The adaptive Iraqi insurgency is running out of tricks, and like a cornered rat it is fighting back furiously. The recent spate of suicide bombings against Shiite civilians and the security services has many commentators wringing their hands and wondering what is going wrong. In reality, the question may be: What is going right?
Without a doubt, the insurgency has gotten a breather from the interim Iraqi government's slow start. It is also obvious that the leadership of the most active arm of the insurgency is primarily in the hands of foreign insurgents. The operational goal is to disrupt and demoralize the security services and to incite a sectarian civil war of revenge. This is not working.
The real danger is not that the insurgents will keep doing what they are doing; it is that they will change tactics. The insurgency in Iraq is shifting from being a fairly popular resistance against foreign occupation to a more classic brand that attempts to overthrow a struggling government. To put it another way, the root of the insurgency is drifting away, and the rebels need a new cause.
That cause is likely to be electricity, or more specifically, the lack of it. With the brutal Iraqi summer approaching, the ability to provide power, notably air conditioning, may be the report card on which the people grade their fledgling Shiite-led democracy. Disrupting power will likely be the new objective of the Baathist arm of the insurgency, and the way the government deals with it may be key to its survival.
The U.S. military leadership in Iraq recently conceded that the center of gravity of the insurgency has shifted away from the Baathist holdouts and toward the foreign fighters. Many Sunni Baathists appear to be biding their time to see whether the new government will include them. If things don't go their way in the political arena, electricity may well be the target of a renewed offensive on their part.
The good news is that this could be the point where the insurgency splinters. Where the goal of the Baathist insurgents is discrediting the government in hopes of regaining some measure of power, the goal of the foreign insurgents is chaos and all-out civil war. In the long run that might help the government defeat it in detail, but it will be little comfort in the short run if the government is deemed to be incompetent. That is why it is imperative that the Iraqis and their coalition allies focus their efforts this summer on protecting the existing electric power grid and expanding it. There are various ways this can be done.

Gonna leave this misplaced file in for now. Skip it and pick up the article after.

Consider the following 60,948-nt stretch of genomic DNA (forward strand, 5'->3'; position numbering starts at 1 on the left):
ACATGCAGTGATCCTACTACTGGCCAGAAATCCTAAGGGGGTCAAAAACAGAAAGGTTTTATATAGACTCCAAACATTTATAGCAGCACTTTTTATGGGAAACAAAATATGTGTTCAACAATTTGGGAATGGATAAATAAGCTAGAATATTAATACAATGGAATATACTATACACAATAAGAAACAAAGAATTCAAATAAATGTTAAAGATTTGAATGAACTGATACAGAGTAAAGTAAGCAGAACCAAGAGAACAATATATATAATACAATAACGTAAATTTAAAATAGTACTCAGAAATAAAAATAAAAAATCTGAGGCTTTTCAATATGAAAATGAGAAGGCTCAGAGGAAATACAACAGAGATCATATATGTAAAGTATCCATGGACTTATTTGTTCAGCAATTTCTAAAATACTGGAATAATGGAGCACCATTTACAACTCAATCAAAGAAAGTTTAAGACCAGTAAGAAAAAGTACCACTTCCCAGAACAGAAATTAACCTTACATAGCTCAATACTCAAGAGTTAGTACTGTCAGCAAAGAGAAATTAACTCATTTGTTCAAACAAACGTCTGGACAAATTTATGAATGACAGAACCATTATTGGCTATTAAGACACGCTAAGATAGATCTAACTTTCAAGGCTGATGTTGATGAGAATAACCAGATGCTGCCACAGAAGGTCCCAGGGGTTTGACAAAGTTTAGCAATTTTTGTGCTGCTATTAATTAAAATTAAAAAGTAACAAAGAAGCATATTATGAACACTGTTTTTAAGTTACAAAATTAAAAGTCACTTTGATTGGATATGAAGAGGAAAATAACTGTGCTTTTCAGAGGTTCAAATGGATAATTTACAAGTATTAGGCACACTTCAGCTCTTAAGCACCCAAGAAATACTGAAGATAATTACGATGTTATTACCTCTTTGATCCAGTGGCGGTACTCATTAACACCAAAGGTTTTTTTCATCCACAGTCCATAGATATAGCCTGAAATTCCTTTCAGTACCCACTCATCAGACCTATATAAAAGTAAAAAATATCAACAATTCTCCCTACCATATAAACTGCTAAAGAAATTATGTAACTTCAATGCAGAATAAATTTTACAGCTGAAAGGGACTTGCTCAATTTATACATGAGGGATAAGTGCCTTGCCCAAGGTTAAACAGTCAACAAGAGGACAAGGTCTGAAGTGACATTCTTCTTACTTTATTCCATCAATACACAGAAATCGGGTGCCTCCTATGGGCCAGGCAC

First, as Americans shift the primary responsibility of controlling the streets to the growing Iraqi security forces, they should concentrate on protecting power-generating stations and patrolling the power lines between cities. This will make Americans a less visible irritant to the population and help provide protection against insurgent sabotage. They could also help by tying up several large warships in the southern port of Basra and generating surge power in the summer months.
For its part, the Iraqi government needs to launch a massive public information campaign equivalent to the successful "get out the vote" campaign designed to convince the population that electricity is a people's problem, not just a government responsibility. Iraqis need to understand that providing information regarding sabotage, and perhaps even forming neighborhood electricity watch committees, could go a long way toward reducing the threat. There should be a stick here as well. As reported in The Post ["Power Grid in Iraq Far From Fixed," front page, May 1], many Iraqi power officials have simply failed to step up to the plate in doing their jobs. Rooting them out and publicly disciplining the incompetent and the unwilling should be part of the public policy media blitz.
This should be accompanied by a concerted effort on the part of the Iraqi government to split the insurgency and play off the differences in goals between the secular Baathist holdouts, whose primary complaint is their exclusion, from the foreign insurgents, whose religious motivations are at odds with secular Sunnis as well as Shiites and Kurds of all persuasions. The Arab foreign fighter should be portrayed as a disruptive foreign influence.
To many Americans, particularly those in the Northeast who see air conditioning as a luxury, a war over air conditioning seems strange. No one who has spent any time in Baghdad or Basra in July or August could possibly feel this way. Electricity is a big deal in Iraq, and it may be critical to the survival or fall of democracy there.
The writer is a retired Marine Corps officer who has advised the Defense Department on the Iraqi insurgency.